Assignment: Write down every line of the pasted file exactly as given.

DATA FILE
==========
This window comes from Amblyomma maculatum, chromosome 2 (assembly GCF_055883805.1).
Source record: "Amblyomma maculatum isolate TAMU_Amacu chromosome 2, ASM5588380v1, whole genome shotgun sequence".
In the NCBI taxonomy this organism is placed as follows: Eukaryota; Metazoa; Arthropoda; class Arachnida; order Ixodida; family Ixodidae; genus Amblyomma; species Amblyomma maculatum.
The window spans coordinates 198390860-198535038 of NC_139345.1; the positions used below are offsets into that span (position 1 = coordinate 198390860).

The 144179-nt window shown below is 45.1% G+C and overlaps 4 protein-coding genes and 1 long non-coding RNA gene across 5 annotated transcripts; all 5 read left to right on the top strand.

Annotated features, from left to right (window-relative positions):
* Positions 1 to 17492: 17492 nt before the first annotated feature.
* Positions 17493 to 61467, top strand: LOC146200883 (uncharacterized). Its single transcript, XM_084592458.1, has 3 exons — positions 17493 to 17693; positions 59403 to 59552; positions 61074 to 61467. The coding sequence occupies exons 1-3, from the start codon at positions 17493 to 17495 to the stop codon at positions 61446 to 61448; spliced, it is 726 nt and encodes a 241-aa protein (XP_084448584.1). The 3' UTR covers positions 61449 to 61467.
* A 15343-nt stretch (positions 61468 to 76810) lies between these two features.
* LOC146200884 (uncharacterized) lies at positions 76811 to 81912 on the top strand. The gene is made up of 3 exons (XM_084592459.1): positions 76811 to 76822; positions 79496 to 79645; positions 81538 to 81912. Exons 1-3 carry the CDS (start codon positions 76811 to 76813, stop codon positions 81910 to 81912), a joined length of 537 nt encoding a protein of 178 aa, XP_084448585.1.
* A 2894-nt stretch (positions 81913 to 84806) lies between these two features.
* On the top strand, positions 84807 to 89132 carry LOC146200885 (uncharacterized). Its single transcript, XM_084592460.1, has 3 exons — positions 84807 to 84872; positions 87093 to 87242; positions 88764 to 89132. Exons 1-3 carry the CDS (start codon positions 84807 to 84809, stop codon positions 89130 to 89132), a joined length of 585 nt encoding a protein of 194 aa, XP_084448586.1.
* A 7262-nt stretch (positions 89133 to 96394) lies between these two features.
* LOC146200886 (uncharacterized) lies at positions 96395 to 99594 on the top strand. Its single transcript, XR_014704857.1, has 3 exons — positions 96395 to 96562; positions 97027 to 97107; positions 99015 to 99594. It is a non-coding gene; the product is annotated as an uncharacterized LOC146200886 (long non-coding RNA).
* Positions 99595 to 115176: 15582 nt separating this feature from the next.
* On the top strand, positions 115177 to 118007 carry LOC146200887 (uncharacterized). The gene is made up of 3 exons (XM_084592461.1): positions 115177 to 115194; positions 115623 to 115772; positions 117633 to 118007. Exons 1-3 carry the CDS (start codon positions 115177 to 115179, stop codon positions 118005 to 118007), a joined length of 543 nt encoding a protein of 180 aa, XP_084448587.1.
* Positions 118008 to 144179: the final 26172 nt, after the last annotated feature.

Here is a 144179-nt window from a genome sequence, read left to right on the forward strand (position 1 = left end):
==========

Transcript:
This window comes from Amblyomma maculatum, chromosome 2 (assembly GCF_055883805.1).
Source record: "Amblyomma maculatum isolate TAMU_Amacu chromosome 2, ASM5588380v1, whole genome shotgun sequence".
In the NCBI taxonomy this organism is placed as follows: Eukaryota; Metazoa; Arthropoda; class Arachnida; order Ixodida; family Ixodidae; genus Amblyomma; species Amblyomma maculatum.
The window spans coordinates 198390860-198535038 of NC_139345.1; the positions used below are offsets into that span (position 1 = coordinate 198390860).

The 144179-nt window shown below is 45.1% G+C and overlaps 4 protein-coding genes and 1 long non-coding RNA gene across 5 annotated transcripts; all 5 read left to right on the top strand.

Annotated features, from left to right (window-relative positions):
* Positions 1 to 17492: 17492 nt before the first annotated feature.
* Positions 17493 to 61467, top strand: LOC146200883 (uncharacterized). Its single transcript, XM_084592458.1, has 3 exons — positions 17493 to 17693; positions 59403 to 59552; positions 61074 to 61467. The coding sequence occupies exons 1-3, from the start codon at positions 17493 to 17495 to the stop codon at positions 61446 to 61448; spliced, it is 726 nt and encodes a 241-aa protein (XP_084448584.1). The 3' UTR covers positions 61449 to 61467.
* A 15343-nt stretch (positions 61468 to 76810) lies between these two features.
* LOC146200884 (uncharacterized) lies at positions 76811 to 81912 on the top strand. The gene is made up of 3 exons (XM_084592459.1): positions 76811 to 76822; positions 79496 to 79645; positions 81538 to 81912. Exons 1-3 carry the CDS (start codon positions 76811 to 76813, stop codon positions 81910 to 81912), a joined length of 537 nt encoding a protein of 178 aa, XP_084448585.1.
* A 2894-nt stretch (positions 81913 to 84806) lies between these two features.
* On the top strand, positions 84807 to 89132 carry LOC146200885 (uncharacterized). Its single transcript, XM_084592460.1, has 3 exons — positions 84807 to 84872; positions 87093 to 87242; positions 88764 to 89132. Exons 1-3 carry the CDS (start codon positions 84807 to 84809, stop codon positions 89130 to 89132), a joined length of 585 nt encoding a protein of 194 aa, XP_084448586.1.
* A 7262-nt stretch (positions 89133 to 96394) lies between these two features.
* LOC146200886 (uncharacterized) lies at positions 96395 to 99594 on the top strand. Its single transcript, XR_014704857.1, has 3 exons — positions 96395 to 96562; positions 97027 to 97107; positions 99015 to 99594. It is a non-coding gene; the product is annotated as an uncharacterized LOC146200886 (long non-coding RNA).
* Positions 99595 to 115176: 15582 nt separating this feature from the next.
* On the top strand, positions 115177 to 118007 carry LOC146200887 (uncharacterized). The gene is made up of 3 exons (XM_084592461.1): positions 115177 to 115194; positions 115623 to 115772; positions 117633 to 118007. Exons 1-3 carry the CDS (start codon positions 115177 to 115179, stop codon positions 118005 to 118007), a joined length of 543 nt encoding a protein of 180 aa, XP_084448587.1.
* Positions 118008 to 144179: the final 26172 nt, after the last annotated feature.

Here is a 144179-nt window from a genome sequence, read left to right on the forward strand (position 1 = left end):